I must be bored. Here is a repeat of a few truisms.
Bishop John Spong has said that, as a matter of general observation, atheists are more relaxed than religious believers. The latter, by contrast, tend to have an up-tightness about them. Pastor Jim West says atheists are angry and forever attempting to deny what they “really know” — that torments of hell await them. But Spong is something of a liberal theologian, and West is, at least by my standards and definitions, a fundamentalist. Neither likes the thought of anyone becoming an atheist, but I can imagine their different religious stances explains their different observations of atheists.
When religious believers impugn some sort of intellectual dishonesty to atheists, accusing them of “knowing better deep down in their hearts” — a false accusation also found in the Bible, both in Psalms and the writings of Paul — they apparently fail to realize that they are declaring themselves to being ethically immature.
All the ethics taught in the Bible are meant to keep people at the level of children. One can even suggest, as Nietzsche did, that the ethical teachings of the Bible function to instill a mentality of subservience. But slaves are not part of our society and most of us can relate more easily to the immaturity of children.
I see nothing noble in the teachings of Jesus. They are all predicated on the threat of damnation if you don’t obey, and nice happy big fat rewards if you do. What sort of ethic is that? But even if we reflect on the noblest principles of Jesus quite apart from their reward-punishment matrix, they don’t ring an unambiguous clarion call for the ethical progress of humanity.
His most famous “love one another” passages in the Gospel of John are all about the importance of loving those in your own circle of like-minded subservients to the exclusion of others. Greater love hath no man than this, that he lay down his life for his friends. Love one another.
It seems that the Gospel of John is an attack on the sentiments put into the mouth of Jesus by the Gospel of Matthew. For if you love those who love you, what reward have you? Do not even the tax collectors do the same?
But Jesus’ command to “love your enemies” is justified on some quite inhuman precepts. Jesus is appealing to his followers here to prove themselves to be “more righteous” than others in their community. His command is presented as a challenge, or more accurately a threat, to win the contest of showing themselves to be superior ethically to Pharisees and such. And to do this, they must set their minds to become as impersonal and perfect as an impersonal and perfect agent that sends rain and sunshine on the just and unjust alike.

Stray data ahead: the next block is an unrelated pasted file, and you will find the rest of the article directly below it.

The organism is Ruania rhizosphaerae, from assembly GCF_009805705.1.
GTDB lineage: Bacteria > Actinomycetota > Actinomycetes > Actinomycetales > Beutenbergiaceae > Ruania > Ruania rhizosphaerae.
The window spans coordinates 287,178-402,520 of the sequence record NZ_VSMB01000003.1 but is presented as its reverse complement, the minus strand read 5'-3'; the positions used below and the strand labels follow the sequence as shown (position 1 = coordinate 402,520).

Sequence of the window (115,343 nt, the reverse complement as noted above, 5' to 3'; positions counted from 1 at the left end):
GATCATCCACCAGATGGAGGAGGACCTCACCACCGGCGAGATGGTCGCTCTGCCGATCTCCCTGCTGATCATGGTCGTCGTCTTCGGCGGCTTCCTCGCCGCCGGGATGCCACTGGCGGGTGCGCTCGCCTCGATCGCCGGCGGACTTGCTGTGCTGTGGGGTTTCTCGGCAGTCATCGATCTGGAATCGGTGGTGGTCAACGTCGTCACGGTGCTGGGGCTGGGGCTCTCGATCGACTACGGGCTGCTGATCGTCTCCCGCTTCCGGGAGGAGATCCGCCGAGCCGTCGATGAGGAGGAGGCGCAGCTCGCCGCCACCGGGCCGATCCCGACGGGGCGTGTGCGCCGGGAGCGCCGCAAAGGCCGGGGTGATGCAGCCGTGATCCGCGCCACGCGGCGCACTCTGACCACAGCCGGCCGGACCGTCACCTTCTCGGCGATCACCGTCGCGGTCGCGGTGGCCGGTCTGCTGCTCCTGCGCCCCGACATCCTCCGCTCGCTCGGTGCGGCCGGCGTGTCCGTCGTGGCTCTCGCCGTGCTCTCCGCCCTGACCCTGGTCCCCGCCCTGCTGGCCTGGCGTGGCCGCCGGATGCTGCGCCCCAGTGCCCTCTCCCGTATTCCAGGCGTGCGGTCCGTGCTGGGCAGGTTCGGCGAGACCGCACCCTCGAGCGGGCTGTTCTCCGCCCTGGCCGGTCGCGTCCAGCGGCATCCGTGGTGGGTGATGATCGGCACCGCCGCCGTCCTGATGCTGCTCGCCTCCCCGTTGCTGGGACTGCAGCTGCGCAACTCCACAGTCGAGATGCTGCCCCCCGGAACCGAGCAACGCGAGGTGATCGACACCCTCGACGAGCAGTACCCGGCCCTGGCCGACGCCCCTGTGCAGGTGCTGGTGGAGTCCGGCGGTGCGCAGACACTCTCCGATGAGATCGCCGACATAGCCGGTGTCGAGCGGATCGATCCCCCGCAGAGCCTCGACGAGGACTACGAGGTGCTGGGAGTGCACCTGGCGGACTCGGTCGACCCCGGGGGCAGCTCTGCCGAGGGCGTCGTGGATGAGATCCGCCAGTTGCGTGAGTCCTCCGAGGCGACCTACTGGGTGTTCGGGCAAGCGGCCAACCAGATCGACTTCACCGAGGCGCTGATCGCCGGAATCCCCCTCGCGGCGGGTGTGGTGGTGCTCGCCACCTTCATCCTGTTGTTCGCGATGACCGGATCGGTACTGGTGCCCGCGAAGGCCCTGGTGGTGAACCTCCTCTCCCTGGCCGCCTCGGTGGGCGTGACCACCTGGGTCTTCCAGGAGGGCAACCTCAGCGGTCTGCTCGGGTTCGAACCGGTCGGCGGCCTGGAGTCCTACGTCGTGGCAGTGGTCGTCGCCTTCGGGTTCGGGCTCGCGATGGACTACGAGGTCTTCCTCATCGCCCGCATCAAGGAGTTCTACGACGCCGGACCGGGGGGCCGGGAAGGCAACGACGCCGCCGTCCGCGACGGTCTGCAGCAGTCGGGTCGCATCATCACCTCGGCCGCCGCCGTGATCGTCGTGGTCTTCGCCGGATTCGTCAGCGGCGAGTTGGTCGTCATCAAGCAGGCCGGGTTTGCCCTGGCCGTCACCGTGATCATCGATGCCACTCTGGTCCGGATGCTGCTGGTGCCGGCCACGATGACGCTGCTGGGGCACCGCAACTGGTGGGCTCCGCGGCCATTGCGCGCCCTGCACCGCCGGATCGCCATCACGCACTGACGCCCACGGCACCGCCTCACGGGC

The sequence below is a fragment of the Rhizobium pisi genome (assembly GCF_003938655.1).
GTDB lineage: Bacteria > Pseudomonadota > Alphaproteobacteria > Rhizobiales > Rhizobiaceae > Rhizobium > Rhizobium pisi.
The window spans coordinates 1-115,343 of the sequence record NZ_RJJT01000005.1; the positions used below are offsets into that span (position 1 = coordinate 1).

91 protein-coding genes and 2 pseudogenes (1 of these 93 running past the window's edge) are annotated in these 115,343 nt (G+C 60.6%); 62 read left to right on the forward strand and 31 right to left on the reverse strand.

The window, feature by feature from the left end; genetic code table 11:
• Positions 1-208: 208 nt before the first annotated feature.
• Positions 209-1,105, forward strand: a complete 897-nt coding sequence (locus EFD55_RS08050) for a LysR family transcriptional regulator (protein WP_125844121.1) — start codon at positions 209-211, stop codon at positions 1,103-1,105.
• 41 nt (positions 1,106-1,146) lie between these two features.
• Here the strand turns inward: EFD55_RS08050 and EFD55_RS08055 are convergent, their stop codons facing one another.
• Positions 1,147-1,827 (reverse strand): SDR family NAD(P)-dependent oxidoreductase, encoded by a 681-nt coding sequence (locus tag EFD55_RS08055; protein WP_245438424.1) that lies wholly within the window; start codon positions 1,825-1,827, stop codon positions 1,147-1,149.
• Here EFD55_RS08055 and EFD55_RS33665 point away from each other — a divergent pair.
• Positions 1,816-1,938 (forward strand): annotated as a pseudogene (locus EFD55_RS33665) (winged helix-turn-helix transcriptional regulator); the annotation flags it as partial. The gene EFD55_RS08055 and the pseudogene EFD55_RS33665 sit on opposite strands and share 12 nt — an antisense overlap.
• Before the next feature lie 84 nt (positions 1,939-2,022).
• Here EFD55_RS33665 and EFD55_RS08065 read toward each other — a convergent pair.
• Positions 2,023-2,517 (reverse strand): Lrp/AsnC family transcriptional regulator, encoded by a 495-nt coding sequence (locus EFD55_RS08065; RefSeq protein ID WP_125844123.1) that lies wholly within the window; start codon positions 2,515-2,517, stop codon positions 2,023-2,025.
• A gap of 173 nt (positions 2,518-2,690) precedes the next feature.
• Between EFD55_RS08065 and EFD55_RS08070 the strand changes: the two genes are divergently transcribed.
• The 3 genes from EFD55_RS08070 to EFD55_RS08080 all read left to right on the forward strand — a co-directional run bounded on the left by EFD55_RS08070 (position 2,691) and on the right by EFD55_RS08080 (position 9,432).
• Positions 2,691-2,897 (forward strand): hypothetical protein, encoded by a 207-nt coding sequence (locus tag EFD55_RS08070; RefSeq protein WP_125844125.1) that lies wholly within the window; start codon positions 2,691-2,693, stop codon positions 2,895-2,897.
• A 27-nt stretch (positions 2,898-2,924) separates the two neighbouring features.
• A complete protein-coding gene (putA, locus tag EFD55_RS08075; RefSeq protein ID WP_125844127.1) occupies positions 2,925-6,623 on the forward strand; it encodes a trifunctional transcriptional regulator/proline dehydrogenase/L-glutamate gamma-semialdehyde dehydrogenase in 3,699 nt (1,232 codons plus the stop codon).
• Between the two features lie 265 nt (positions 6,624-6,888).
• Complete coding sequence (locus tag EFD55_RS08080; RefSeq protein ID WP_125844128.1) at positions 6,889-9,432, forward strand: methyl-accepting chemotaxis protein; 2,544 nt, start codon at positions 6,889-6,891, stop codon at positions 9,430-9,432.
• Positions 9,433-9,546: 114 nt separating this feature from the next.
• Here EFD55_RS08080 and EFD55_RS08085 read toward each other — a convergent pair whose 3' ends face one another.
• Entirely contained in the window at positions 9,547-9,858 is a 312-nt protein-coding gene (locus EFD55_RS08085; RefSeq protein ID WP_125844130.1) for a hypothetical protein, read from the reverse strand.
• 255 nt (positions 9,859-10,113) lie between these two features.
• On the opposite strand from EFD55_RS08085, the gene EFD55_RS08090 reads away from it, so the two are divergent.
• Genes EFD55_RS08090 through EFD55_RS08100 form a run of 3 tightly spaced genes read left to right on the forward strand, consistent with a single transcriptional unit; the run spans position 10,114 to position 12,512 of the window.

Now all of this sort of rationale for a particular behaviour sounds very primitive, very immature, and very inhuman to me. I am reminded of Vardis Fisher’s novel, Peace Like A River, where one meets ascetics rivaling one another to show off badges of greater ‘godliness’. Or more close to home (at least here in Singapore), I am reminded of the devotees parading through the streets showing off their glorious feats of suffering and endurance at their Thaipusam festival.
Would not humanity be better off — more relaxed and “naturally” good for goodness’ sake — if it ever can eventually leave behind the immaturity of the extrinsic reward and punishment ethics that religion generally spawns?
Actually I do think that many people do tend to be “good for goodness sake”, even many of the ostensibly religious. But the religious rationale does still keep intruding itself far too often, and the result is not always the greater happiness for the greater number.
The poverty of religiosity is also apparent when devotees cannot conceive of any reason to live if there is no reward for them in an afterlife. If only they could be reminded of Jesus’ injunction that to enter the kingdom one must be like a child. Now that can be too often a pernicious little saying in the hands of the religious in that it serves to keep people in a constant state of immaturity and failure to accept personal responsibility for their own lives. But turn it around and see how it can look without God. Children don’t need “a reason” to live. Life fills them with all that is meaningful without thoughts for tomorrow. Reasons and causes follow. They are not the engine.
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